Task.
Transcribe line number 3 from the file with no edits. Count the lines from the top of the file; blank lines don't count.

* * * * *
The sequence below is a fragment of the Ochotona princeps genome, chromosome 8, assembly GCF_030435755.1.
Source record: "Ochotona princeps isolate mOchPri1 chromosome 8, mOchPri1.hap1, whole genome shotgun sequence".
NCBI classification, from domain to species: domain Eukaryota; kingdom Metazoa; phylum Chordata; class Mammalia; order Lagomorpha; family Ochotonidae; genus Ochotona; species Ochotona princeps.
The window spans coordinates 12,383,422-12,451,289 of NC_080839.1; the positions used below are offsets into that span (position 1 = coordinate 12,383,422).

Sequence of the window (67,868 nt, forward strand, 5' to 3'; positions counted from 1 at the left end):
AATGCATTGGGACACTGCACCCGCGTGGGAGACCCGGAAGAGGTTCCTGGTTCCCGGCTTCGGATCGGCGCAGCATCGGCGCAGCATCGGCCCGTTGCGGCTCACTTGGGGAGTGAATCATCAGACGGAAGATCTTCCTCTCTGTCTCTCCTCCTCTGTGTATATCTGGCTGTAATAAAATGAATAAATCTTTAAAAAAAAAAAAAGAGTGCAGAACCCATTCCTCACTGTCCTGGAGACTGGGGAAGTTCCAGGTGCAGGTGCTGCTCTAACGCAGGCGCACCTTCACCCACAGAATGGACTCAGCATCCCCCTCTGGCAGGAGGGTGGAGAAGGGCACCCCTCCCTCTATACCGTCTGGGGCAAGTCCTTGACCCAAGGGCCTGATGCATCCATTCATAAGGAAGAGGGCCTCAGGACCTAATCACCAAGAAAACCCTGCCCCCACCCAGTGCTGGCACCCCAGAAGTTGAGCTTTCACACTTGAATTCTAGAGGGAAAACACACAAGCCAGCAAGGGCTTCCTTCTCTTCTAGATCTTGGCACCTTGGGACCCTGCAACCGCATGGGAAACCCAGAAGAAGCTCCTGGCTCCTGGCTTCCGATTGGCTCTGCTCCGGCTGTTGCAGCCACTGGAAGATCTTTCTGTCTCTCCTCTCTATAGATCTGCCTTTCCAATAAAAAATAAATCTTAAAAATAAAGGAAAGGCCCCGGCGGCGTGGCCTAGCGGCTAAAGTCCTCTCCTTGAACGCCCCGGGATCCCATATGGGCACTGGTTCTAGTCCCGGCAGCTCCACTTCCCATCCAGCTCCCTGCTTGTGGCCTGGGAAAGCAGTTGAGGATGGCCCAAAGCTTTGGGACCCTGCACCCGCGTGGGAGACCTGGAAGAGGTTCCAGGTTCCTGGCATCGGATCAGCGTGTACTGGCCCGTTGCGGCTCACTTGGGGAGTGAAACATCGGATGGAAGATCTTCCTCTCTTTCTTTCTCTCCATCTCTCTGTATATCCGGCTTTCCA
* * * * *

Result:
NCBI classification, from domain to species: domain Eukaryota; kingdom Metazoa; phylum Chordata; class Mammalia; order Lagomorpha; family Ochotonidae; genus Ochotona; species Ochotona princeps.